Oi.'s blog

By Oi., 9 years ago, In English,
Think you can solve it :)? We all know it is expected that contradictory comparison functions may cause Runtime Error when used by the sort method. For instance, one could try sorting an array using a function that only returns True!

However, when seemingly equivalent procedures start giving different results, curiosity strikes!
Take this example:

struct number{
    int z;
    const bool operator< (const number &that) const{
        return z <= that.z;
    }
}numbers[10000];

int main (){
    for(int i = 0; i < 10000; i++){
        numbers[i].z = 2;
    }
    sort(numbers, numbers+10000);
    return 0;
}

Note the operator<  returns <=. In some cases this would cause a Runtime Error, such as if you replaced the
"numbers[i].z = 2;" line with something like "numbers[i].z = i%10;". But we will focus on this case, on which it does not result in error.

By now you must've noticed this struct basically simulates the sorting of an integer array, except for the <= comparison. So, one would expect an int array to behave similarly, when using a similar comparison function! Yet...

int array[10000];
const bool myfunc (int a, int b){
    return a <= b;
}

int main (){
    for(int i = 0; i < 10000; i++){
        array[i] = 2;
    }
    sort(array, array+10000, myfunc);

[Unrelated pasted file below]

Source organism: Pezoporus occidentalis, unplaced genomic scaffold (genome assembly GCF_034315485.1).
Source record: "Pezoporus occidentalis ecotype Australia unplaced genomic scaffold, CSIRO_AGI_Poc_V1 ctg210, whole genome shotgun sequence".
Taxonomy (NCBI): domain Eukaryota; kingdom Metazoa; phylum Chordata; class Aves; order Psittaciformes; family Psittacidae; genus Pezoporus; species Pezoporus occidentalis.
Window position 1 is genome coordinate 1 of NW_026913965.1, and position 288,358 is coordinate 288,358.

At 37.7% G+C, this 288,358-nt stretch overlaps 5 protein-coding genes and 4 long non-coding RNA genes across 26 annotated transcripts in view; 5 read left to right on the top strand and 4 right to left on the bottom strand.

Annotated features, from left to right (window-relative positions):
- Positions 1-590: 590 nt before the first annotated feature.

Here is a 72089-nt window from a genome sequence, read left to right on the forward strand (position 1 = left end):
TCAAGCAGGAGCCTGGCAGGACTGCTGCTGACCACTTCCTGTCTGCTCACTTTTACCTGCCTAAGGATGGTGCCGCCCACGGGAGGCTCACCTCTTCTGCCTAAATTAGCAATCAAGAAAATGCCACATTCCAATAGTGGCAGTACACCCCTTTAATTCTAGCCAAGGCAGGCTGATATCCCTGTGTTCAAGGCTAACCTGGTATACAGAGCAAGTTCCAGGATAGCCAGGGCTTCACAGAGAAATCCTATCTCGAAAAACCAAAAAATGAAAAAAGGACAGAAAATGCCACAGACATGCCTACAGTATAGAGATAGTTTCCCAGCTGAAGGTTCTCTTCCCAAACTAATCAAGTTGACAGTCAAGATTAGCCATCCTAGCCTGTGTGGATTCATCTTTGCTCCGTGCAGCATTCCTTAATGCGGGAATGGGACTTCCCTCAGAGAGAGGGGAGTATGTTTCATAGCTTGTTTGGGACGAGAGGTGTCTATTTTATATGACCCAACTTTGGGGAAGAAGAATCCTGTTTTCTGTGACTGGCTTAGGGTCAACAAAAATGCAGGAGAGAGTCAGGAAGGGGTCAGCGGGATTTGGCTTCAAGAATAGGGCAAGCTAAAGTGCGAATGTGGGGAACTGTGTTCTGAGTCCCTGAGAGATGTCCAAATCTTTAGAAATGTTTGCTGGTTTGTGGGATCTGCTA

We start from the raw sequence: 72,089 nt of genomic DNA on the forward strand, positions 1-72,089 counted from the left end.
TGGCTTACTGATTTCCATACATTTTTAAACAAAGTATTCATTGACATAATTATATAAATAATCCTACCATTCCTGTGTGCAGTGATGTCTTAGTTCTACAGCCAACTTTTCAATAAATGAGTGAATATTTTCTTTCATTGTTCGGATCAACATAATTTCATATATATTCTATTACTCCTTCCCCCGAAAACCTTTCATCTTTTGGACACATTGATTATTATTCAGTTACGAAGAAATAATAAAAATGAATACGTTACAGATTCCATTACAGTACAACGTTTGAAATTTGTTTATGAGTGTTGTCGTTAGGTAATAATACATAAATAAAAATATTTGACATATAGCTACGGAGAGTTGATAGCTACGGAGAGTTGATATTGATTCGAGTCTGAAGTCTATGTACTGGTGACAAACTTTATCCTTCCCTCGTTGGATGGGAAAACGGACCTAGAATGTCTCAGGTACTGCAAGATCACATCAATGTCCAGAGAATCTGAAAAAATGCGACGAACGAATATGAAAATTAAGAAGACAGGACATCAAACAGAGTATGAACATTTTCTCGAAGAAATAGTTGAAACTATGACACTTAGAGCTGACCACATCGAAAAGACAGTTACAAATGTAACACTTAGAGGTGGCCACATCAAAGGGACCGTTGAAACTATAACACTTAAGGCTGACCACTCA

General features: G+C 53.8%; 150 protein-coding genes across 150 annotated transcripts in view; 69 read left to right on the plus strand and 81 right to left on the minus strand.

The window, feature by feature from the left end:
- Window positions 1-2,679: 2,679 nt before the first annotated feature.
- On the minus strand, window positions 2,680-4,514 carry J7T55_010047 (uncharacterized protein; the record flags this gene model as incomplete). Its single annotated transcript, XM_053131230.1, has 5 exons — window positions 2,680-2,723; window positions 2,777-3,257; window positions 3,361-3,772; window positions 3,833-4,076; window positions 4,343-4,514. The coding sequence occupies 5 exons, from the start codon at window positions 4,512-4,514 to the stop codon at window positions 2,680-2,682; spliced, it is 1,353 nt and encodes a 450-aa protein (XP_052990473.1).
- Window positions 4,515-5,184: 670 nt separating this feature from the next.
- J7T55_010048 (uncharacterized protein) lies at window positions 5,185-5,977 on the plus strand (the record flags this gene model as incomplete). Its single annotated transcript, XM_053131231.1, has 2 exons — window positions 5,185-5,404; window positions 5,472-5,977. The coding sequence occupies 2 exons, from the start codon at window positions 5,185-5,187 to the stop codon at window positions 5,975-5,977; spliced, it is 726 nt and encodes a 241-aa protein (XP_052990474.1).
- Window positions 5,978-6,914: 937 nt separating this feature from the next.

return 0;
}

If you try to execute this piece of code, although it inherently seems to be doing exactly the same as the one above, a Runtime Error will occur this time. Can you guess why? :)
 
 
 
 
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9 years ago, # |
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The problem is with your comparison operator. It has to be anticommutative so it will define strict ordering.
9 years ago, # |
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Well, formally a bad predicate/operator causes undefined behavior, so both behaviors are valid. But wow, do they have different implementations for sorting with a predicate and an operator o_O? Also, how does const bool return type differ from just bool (it's value type anyway)?
  • 9 years ago, # ^ |
    Rev. 3   Vote: I like it +8 Vote: I do not like it
    I couldn't arrive to such conclusion. On my system both codes did not produce RTEs. But if I define both arrays in same file, then both codes do produce a RTE... unless I choose smaller array sizes. So it's really just random, depending on stack size, compiler version, OS etc. I think the author's test was somehow flawed, and there is really no difference in implementation.